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Another sordid case of campaign fund misuse? Sen. Mark Kirk says no.

Sen. Mark Kirk (R) of Illinois faces allegations of violating campaign finance law by funneling contributions to his girlfriend and ex-wife. Denying wrongdoing, the Kirk camp sees ill will from a woman scorned.

By Staff writer / May 30, 2012

This image taken from video and provided by Sen. Mark Kirk's office shows Sen. Mark Kirk (R-Ill.) in January 2012.

Courtesy of Sen. Mark Kirk's office/AP

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Chicago

Revelations that a formal complaint of campaign finance impropriety has been filed against US Sen. Mark Kirk (R) of Illinois threaten to embroil the first-term senator in a sordid tale of cronyism and hush money – but only if the charges made by the senator's ex-wife stick.

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The Federal Elections Commission (FEC) has recently acknowledged receiving a formal complaint from Kimberly Vertolli, Senator Kirk's ex-wife, alleging that the Kirk campaign improperly funneled thousands of dollars to his then-girlfriend during the 2010 election season. Kirk had divorced Ms. Vertolli in 2009, but since then Vertolli has named the girlfriend, Dodie McCracken, as the reason for their breakup.

In 2010, Kirk won the US Senate seat previously held by President Obama. A Kirk representative has described Vertolli's allegations as "groundless" and "consisting of bitter, personal attacks."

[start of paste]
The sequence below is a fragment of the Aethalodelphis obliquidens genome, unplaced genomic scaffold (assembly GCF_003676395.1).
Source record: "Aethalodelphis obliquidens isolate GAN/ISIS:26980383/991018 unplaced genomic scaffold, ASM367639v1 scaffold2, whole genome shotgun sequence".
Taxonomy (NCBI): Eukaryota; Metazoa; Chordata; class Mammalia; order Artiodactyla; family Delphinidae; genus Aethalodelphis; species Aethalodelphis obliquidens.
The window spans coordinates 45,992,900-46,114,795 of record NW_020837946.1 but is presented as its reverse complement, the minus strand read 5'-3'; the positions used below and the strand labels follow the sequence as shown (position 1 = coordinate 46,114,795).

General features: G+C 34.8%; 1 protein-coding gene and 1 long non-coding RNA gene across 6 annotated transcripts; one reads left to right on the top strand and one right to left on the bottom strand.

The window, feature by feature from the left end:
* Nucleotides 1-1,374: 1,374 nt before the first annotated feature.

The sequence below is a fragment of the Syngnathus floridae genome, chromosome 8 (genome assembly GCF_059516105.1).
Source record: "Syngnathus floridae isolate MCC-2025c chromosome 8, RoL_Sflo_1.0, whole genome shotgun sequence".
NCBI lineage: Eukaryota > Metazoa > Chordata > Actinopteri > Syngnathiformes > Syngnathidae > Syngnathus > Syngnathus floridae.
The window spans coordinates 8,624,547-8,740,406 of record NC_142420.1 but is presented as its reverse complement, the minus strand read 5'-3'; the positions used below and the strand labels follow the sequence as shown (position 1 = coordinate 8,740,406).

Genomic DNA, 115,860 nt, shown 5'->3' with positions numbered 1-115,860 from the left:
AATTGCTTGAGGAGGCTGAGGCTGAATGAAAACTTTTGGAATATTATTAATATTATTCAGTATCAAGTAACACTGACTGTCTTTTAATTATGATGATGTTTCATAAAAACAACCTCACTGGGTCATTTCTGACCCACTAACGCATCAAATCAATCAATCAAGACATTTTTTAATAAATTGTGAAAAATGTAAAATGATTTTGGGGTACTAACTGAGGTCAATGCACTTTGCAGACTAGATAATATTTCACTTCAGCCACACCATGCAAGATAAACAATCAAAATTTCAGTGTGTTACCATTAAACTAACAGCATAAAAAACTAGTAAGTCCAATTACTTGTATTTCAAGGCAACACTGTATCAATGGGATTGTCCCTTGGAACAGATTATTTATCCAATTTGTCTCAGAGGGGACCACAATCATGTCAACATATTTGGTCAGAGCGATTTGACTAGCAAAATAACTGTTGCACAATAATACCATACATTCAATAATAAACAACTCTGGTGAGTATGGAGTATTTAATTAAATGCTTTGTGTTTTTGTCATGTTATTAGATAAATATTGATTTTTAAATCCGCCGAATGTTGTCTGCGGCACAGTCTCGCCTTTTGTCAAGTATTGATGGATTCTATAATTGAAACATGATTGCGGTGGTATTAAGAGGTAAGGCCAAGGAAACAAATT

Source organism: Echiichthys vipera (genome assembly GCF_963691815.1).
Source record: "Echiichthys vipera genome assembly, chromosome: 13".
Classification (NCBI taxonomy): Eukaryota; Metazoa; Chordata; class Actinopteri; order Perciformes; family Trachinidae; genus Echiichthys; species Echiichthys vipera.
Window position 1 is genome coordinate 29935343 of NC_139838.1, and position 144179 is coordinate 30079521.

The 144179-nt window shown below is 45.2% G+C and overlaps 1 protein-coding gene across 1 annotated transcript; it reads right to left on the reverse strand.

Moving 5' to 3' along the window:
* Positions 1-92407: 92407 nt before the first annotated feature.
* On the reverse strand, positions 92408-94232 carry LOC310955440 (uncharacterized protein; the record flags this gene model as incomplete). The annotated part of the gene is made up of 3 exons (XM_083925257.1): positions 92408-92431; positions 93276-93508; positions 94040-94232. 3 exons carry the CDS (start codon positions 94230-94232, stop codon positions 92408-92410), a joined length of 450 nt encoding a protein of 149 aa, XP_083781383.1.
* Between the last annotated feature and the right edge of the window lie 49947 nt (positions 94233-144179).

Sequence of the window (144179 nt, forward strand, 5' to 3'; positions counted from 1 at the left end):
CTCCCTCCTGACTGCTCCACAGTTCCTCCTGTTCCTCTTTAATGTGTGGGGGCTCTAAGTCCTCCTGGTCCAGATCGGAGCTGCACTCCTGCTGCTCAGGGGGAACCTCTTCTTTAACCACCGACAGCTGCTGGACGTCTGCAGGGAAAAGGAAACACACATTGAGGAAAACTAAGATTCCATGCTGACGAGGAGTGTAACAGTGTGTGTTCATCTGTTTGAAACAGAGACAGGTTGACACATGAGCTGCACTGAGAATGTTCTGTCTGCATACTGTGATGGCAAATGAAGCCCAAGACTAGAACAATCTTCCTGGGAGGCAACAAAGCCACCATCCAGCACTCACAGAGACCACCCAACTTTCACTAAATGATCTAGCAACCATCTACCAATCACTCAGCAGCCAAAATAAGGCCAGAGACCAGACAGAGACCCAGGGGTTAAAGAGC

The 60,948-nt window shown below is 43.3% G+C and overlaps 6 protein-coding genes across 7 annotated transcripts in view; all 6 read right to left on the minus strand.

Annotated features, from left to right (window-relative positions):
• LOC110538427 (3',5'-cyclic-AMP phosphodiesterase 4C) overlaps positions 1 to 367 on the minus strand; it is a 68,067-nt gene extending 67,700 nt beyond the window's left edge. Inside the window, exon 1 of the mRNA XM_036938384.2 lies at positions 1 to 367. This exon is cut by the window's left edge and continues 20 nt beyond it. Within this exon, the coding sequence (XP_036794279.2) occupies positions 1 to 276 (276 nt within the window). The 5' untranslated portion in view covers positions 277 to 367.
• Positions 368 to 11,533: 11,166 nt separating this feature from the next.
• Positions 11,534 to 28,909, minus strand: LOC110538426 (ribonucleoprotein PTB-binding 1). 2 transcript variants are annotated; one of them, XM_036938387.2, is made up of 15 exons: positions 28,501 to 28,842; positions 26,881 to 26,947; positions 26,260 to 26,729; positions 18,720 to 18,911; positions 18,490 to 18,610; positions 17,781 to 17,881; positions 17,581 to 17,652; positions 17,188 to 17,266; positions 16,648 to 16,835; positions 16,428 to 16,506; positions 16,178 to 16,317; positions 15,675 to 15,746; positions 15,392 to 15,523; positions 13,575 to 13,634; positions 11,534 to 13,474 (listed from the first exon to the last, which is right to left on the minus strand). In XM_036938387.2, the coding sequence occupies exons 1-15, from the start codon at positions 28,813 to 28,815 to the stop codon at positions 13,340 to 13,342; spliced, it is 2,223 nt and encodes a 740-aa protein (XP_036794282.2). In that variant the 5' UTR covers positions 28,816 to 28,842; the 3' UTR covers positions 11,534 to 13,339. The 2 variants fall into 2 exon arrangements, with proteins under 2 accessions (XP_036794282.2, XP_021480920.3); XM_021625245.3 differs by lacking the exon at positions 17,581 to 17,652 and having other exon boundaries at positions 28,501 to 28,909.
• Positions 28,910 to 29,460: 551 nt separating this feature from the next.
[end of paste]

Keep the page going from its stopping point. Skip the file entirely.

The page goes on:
Vertolli's complaint also names herself as a recipient of $40,000 from the Kirk campaign, which she alleges was paid to keep her quiet about the campaign money previously directed to Ms. McCracken. 

News of the FEC complaint against Kirk came to light this week, with a report in the Chicago Tribune. Vertolli's sworn affidavit was filed with the FEC in November, the report said.

The complaint states that Kirk broke campaign disclosure laws by funneling more than $143,000 to McCracken through The Patterson Group, an advertising firm based in Wilmette, Ill. McCracken has acknowledged receiving the money, even though her name does not appear on federal disclosure filings. According to the Tribune, the senator's attorneys told the FEC that McCracken’s name did not appear because she served as a subcontractor with the Wilmette firm.

McCracken’s payment was part of the $1.85 million the Kirk campaign paid The Patterson Group. A McCracken business associate and friend owns the firm, according to the Chicago Tribune. McCracken is a former Kirk press secretary, from his days as a US congressman.

Kirk representatives deny any violation of campaign finance law and say the senator's ex-wife is acting out of spite. 

“We are saddened that she decided to file this ill-advised complaint and abuse the FEC process to air personal grievances,” Kirk campaign manager Eric Elk told the Tribune via a written statement. Mr. Elk said McCracken handled a variety of duties including media strategy, ad placement, fundraising, event planning, and celebrity endorsements.

"Like any other important member of a campaign team, McCracken made contributions on many campaign activities,” Elk said.

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